Comparison of Mechanical Behavior and Laminar Morphology

Two data sets were available: set 1, the FE set, which comprised external measurements for 9 hooves; radial tangential, vertical, and resultant relative displacements; radial, tangential, parallel, shear principal, and Von Mises stresses at 15 locations; and, set 2, the quantitative morphology set, which comprised external measurements for 47 hooves, with mean LS, LO, and IA values for 15 locations on the laminar junction comparable to those of set 1.

The first comparisons were within set 1: correlations between external measurements and displacements at the 15 node pairs and then external measurements with stresses in the 15 elements. The aim of these comparisons was to test whether displacements and stresses correlated with external measurements regionally, as laminar morphology has been shown to do (Fig. 4).

The second comparison was between the external shape measurements of set 1 and set 2 hooves. This was simply to establish whether comparing other results for the two sets was reasonable. Of course, it would have been desirable to have displacement stress and laminar morphology data for the same set of hooves, but these were not available. The next best step was to make cautious comparisons between sets of closely similar mean shape.

The final comparisons were correlating the laminar measurements (LS, LO, and IA) for the 15 sample blocks with stresses and displacements calculated at corresponding sites for hooves in the FE set. The aim was to perform a preliminary test of correspondence between regional variations in the loading and quantitative morphology of the laminar junction.

RESULTS

Finite-Element Results

Global deformation.

Under forces representing midstance loading, each model deformed in a consistent manner (Fig. 6b). The distal phalanx was pressed vertically down and rotated downward at the toe. The wall at the toe was drawn palmarly and distally. At the quarters and heels, it flared abaxially, as shown by the angulations of the gap elements in these regions.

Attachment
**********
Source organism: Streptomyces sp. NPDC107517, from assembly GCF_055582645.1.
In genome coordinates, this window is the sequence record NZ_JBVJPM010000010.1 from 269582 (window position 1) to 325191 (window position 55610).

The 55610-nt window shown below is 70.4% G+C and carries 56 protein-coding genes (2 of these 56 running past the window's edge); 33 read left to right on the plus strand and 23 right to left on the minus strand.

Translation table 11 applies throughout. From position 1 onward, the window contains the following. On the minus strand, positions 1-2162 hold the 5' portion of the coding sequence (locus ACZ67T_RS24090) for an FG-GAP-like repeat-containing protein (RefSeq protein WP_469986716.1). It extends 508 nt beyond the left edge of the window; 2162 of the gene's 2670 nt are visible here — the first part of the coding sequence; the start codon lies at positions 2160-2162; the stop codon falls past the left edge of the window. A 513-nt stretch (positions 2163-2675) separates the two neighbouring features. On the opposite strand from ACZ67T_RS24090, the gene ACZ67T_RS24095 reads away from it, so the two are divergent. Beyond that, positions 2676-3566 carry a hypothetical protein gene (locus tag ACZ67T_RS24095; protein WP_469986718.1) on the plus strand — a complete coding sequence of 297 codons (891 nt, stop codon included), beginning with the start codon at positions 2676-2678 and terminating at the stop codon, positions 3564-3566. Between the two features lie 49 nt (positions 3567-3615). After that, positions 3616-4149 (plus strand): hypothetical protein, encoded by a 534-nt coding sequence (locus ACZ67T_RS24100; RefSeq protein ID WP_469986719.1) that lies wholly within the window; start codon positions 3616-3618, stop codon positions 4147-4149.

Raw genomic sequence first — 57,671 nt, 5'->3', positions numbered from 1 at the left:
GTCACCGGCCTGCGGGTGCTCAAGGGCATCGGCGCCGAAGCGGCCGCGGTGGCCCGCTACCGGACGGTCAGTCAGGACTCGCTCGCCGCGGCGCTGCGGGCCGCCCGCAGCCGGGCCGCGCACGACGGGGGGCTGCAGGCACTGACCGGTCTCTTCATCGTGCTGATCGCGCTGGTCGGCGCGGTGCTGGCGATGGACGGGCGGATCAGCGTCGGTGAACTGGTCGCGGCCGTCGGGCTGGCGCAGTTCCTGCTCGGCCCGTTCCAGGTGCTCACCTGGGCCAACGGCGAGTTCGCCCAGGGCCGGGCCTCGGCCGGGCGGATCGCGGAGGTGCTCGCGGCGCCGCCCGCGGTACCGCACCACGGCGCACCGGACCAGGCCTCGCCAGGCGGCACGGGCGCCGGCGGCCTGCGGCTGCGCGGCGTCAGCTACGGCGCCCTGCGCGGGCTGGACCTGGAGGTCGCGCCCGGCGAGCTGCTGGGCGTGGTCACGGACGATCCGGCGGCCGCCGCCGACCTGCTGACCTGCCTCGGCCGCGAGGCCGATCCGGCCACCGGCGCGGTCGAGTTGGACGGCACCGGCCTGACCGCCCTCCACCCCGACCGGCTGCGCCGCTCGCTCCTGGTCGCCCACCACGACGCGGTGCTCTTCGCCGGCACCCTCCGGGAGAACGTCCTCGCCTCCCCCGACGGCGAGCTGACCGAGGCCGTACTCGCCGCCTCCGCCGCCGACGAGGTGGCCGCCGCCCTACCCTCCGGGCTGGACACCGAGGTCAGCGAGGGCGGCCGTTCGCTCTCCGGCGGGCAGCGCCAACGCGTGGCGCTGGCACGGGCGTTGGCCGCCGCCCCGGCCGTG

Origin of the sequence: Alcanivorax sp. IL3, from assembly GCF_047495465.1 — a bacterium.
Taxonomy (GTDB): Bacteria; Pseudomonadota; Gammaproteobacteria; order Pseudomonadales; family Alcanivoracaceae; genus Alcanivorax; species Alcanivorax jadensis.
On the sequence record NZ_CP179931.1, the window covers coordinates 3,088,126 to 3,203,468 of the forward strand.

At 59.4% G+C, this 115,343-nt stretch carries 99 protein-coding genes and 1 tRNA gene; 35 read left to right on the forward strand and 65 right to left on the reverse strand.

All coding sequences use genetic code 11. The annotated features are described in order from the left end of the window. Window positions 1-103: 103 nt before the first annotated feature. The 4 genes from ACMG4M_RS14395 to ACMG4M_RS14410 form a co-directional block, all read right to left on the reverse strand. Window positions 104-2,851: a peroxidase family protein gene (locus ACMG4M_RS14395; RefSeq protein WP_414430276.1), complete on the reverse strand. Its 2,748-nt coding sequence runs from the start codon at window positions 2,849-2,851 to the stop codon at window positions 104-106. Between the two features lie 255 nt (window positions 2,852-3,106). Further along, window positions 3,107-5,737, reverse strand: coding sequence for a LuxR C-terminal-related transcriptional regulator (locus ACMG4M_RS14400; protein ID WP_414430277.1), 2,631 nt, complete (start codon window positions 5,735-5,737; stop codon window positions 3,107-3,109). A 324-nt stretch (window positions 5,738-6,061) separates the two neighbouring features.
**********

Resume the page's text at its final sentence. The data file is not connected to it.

Because of the motion of the phalanx, proximal elements at the toe (Fig. 6b) were sheared in a parallel-radial plane (Fig. 7c and d), which is equivalent to a parasagittal plane at this location. Proximal elements at the quarters (MQ) and heels (MH) were subjected to components of shear in a radial-tangential plane, which was approximately horizontal at those locations.

Relative displacements.

Absolute values of relative displacement of the 15 pairs of nodes ranged from 0.001 to 0.353 mm radially, 0.001 to 0.555 mm tangentially, 0.036 to 0.557 mm vertically, and 0.037 to 0.629 mm as resultants. When plotted against sample location (Fig. 8), three patterns were visible when comparing circumferential rows. In some rows, the value at the toe was greatest and declined toward each heel in an inverted V-shape (e.g., proximal and middle rows of vertical and resultant data). In other rows, the values were arranged in a W-pattern (e.g., proximal and middle radial data). In the remainder, the pattern was asymmetrical, with one quarter showing the highest absolute value. Vertical relative motion made the greatest contribution to the resultant, with a positive value indicating that the inner point moved downward relative to the outer point.

Figure 8.

Radial (a), tangential (b), vertical (c), and resultant (d) relative displacements (mm) by circumferential and proximodistal location on the laminar junction. Dashed lines indicate zero. Graphs within each part have the same scale for comparison of magnitudes.

Stresses.

Values of normal stress at the 15 locations around the laminar junction ranged from −0.177 to 0.334 MPa tangentially, −0.326 to 0.861 MPa radially, and −0.222 to 0.286 MPa parallel to the surface of the distal phalanx (where negative values represent compression and positive ones tension). Shear stress τP-R ranged from −0.87 to 0.04 MPa, τP-T from −0.10 to 0.12 MPa, and τR-T from −0.26 to 0.23 MPa. Ranges for the principal stresses were σ1, 0.01 to 1.65 MPa; σ2, −0.22 to 0.4 MPa, and σ3, −0.002 to −1.19 MPa (with the same sign convention as for normal stresses). Von Mises stresses fell in the 0.054–1.480 MPa range.

Plots of the normal and Von Mises stresses against location are shown in Figure 9, and the two larger principal stresses (σ1 and σ3) and shear stress (τP-R) in Figure 10. Predominant shapes of the curves of circumferential distribution of stress are V or U and inversions of these. The two principal stresses plotted show W- or inverted W-patterns (Fig. 10a and b).

Figure 9.

Radial stress (a), tangential stress (b), shear stress in the radial-parallel plane (c), Von Mises stress by location on the laminar junction (d). Dashed lines indicate zero; dotted line in d shows effect of compensating for overemphasis at the toe seen in these FE models.

Figure 10.

Values of three of the four stress variables from the FE data set that correlated significantly with laminar spacing from the quantitative morphology set. Principal stress σ1 (a), principal stress σ3 (b), shear stress τP-R (c) in the parallel-radial plane plotted by circumferential and proximodistal location. The fourth such variable is Von Mises stress (shown in Fig. 9d). Dashed lines are at zero; dotted lines show effect of compensating for overemphasis at the toe.

Correlations of shape and mechanical behavior for FE set.